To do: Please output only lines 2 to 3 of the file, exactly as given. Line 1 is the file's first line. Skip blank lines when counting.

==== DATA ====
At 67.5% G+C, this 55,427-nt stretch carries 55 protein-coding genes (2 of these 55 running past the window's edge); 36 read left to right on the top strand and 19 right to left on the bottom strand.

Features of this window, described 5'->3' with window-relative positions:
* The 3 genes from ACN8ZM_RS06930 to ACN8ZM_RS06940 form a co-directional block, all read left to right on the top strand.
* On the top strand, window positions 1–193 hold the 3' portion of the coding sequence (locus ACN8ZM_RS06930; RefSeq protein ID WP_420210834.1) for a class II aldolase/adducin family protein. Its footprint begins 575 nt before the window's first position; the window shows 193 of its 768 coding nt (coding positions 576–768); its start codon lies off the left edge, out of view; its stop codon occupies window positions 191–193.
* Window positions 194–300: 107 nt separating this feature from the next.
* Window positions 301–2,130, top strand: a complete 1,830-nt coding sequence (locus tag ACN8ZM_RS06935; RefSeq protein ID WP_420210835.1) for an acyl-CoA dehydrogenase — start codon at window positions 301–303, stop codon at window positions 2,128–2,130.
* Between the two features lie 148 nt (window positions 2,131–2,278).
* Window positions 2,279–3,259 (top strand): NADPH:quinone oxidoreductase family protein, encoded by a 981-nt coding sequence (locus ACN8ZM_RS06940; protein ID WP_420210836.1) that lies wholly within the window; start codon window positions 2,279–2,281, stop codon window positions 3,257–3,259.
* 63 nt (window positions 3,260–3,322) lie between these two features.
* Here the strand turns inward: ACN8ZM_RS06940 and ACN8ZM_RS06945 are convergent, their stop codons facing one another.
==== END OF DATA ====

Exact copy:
Features of this window, described 5'->3' with window-relative positions:
* The 3 genes from ACN8ZM_RS06930 to ACN8ZM_RS06940 form a co-directional block, all read left to right on the top strand.